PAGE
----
There’s a tremendous amount of support for this change, but it will surely run into opposition from Democrats.

In what I think would spark rapid hiring by small businesses, the new tax proposal would:

  • apply the same 15% tax rate to business income from sole proprietorship and business income passed through to individuals from “S” corporations, LLCs, and partnerships.

The chance of radically lowering this rate would unleash a wave of criticism by economists that federal tax revenues would suffer severely. In the short-term, that might be true, adding to the budget deficit; but with two-thirds of new hires attributed to small business, the longer-term structural gains might be worth it.

One area that gets approval from both sides of the aisle is:

  • the elimination of most corporate tax breaks, such as unlimited deductions for interest expense, and many of the write-offs and credits that have been loudly criticized as being corporate welfare.

Rest assured, the special interest lobbyists up and down K Street in downtown Washington, D.C., are already working overtime to protect these corporate goodies.

As to healthcare, expect some degree of overhaul and some other aspects of the existing program to remain in place.

  • I believe the 3.8% Medicare surtax on net investment income will be the first line item to be cut out of Obamacare.

I think the recent spike in premium rates announced just before the election had a lot of undecided voters pulling the lever for Donald Trump and Mike Pence. House Speaker Paul Ryan and his team have a modified bill drawn up that could become law, if they can outlast a Democratic filibuster.

The degree that these grand changes take effect will depend largely on how fast the Republicans can assemble legislation to go to a vote. In the first 100 days, presidents that have had wide opposition from within their own party, such as we’ve seen in this case, can repair lots of ill will and mend many fences with unified thinking.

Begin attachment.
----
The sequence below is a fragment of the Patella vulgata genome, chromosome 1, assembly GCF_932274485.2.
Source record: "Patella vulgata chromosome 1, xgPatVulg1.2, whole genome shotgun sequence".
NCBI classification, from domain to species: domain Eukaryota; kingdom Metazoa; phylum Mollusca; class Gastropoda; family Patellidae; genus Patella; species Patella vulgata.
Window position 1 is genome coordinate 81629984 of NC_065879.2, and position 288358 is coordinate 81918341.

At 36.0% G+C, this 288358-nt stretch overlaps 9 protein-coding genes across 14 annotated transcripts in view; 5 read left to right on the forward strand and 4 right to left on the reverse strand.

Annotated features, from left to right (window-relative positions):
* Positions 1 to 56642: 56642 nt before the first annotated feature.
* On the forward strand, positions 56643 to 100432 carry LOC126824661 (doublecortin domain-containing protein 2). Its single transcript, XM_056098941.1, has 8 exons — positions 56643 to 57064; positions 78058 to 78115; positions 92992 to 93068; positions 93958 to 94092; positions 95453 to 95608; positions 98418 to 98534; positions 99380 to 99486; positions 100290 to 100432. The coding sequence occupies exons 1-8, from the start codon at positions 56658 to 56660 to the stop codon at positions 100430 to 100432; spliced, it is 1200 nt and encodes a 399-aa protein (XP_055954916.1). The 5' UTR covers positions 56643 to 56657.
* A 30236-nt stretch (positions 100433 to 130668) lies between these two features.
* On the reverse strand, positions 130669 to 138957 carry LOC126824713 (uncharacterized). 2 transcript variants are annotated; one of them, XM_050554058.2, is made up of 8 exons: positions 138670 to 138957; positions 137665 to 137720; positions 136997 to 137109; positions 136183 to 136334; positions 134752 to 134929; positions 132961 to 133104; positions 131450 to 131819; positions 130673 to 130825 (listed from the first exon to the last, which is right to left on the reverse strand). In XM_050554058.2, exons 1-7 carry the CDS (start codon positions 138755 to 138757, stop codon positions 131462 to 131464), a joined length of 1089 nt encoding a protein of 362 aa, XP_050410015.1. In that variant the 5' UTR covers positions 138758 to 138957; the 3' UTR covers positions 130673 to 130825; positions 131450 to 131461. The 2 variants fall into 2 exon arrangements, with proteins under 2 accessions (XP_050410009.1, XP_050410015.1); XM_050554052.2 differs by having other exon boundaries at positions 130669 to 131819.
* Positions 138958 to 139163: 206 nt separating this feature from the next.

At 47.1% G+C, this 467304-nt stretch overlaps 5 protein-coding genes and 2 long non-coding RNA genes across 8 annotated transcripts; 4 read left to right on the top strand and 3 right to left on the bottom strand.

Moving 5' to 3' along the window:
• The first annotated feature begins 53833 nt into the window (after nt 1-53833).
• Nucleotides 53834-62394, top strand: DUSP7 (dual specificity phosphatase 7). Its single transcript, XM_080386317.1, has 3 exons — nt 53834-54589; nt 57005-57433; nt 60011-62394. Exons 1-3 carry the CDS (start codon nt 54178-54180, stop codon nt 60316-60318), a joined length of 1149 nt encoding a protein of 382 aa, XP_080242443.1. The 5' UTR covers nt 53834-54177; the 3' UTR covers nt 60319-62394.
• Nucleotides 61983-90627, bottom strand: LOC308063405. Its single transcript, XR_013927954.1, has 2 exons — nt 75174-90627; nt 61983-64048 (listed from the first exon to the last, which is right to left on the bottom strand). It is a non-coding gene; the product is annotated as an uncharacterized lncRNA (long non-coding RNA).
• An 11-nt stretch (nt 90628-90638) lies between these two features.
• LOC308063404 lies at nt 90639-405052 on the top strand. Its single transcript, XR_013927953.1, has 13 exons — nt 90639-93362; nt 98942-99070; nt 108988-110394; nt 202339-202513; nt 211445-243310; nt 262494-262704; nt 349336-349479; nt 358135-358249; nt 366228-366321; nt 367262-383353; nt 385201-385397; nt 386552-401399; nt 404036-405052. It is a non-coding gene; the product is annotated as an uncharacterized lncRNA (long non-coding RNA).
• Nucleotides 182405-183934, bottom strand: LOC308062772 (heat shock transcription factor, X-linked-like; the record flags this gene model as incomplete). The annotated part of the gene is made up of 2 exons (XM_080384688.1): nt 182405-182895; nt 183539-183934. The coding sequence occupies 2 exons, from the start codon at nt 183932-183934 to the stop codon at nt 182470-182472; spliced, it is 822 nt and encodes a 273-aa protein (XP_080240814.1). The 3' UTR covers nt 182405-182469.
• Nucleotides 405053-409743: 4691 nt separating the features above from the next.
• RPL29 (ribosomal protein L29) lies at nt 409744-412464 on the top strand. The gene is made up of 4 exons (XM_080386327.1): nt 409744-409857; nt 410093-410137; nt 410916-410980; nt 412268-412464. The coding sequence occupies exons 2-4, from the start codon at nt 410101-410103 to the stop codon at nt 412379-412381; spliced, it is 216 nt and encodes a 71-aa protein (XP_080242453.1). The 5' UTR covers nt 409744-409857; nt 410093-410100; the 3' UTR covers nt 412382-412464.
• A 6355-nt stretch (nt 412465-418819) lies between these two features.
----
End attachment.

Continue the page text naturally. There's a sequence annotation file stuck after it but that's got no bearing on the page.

• Simplifying and lowering taxes on individuals, families, and businesses, while reducing the size of federal government by sending more power back to the states and slashing pet projects that fleece American taxpayers, is an absolute must to offset the lower level of future federal tax receipts.
  • The exploding costs of healthcare, welfare, and entitlements like Social Security, Medicare, and Medicaid will have to undergo severe modification as well as rolling back the burden of over-regulation if Trump has any shot at proposing a balanced budget over the next decade; but households in America have moved toward fiscal sanity since 2009, so why shouldn’t we expect the same from our elected officials?
  • More money in the hands of more people and businesses, and less in the hands of the long arm of federal government may sound radical to some, but it is one of the hallmark principles on the founding of our nation, when the Continental Congress told King George where to stick it.
  • Back in the Nixon days, a movement was promoted called “New Federalism,” which is the political philosophy of devolution, or the transfer of certain powers from the U.S. federal government back to the states.
    • President-elect Trump and his budget team might want to pull that plan off the shelf and put it to work as it would continue to keep the trend of less government and taxes more on course for America’s new-found future.

What do you think? Have your say in the Comment Section below.